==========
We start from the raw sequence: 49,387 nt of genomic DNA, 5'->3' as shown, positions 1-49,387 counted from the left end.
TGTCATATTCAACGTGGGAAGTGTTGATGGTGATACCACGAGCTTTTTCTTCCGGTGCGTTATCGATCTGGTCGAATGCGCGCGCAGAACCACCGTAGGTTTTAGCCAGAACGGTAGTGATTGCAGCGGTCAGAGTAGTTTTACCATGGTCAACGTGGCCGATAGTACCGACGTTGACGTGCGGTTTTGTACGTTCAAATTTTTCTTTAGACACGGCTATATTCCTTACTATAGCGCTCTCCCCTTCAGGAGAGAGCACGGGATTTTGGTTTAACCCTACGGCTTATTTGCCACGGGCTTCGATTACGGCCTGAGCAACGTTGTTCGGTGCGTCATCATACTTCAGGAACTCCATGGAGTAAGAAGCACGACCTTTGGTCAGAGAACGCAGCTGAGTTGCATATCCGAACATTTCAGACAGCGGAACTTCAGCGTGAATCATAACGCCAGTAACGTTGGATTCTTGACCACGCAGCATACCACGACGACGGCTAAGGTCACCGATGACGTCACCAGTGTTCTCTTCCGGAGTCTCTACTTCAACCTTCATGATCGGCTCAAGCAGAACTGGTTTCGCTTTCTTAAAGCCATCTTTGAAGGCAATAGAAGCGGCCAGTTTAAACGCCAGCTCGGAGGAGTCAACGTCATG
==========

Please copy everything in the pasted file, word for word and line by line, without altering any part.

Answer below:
We start from the raw sequence: 49,387 nt of genomic DNA, 5'->3' as shown, positions 1-49,387 counted from the left end.
TGTCATATTCAACGTGGGAAGTGTTGATGGTGATACCACGAGCTTTTTCTTCCGGTGCGTTATCGATCTGGTCGAATGCGCGCGCAGAACCACCGTAGGTTTTAGCCAGAACGGTAGTGATTGCAGCGGTCAGAGTAGTTTTACCATGGTCAACGTGGCCGATAGTACCGACGTTGACGTGCGGTTTTGTACGTTCAAATTTTTCTTTAGACACGGCTATATTCCTTACTATAGCGCTCTCCCCTTCAGGAGAGAGCACGGGATTTTGGTTTAACCCTACGGCTTATTTGCCACGGGCTTCGATTACGGCCTGAGCAACGTTGTTCGGTGCGTCATCATACTTCAGGAACTCCATGGAGTAAGAAGCACGACCTTTGGTCAGAGAACGCAGCTGAGTTGCATATCCGAACATTTCAGACAGCGGAACTTCAGCGTGAATCATAACGCCAGTAACGTTGGATTCTTGACCACGCAGCATACCACGACGACGGCTAAGGTCACCGATGACGTCACCAGTGTTCTCTTCCGGAGTCTCTACTTCAACCTTCATGATCGGCTCAAGCAGAACTGGTTTCGCTTTCTTAAAGCCATCTTTGAAGGCAATAGAAGCGGCCAGTTTAAACGCCAGCTCGGAGGAGTCAACGTCATG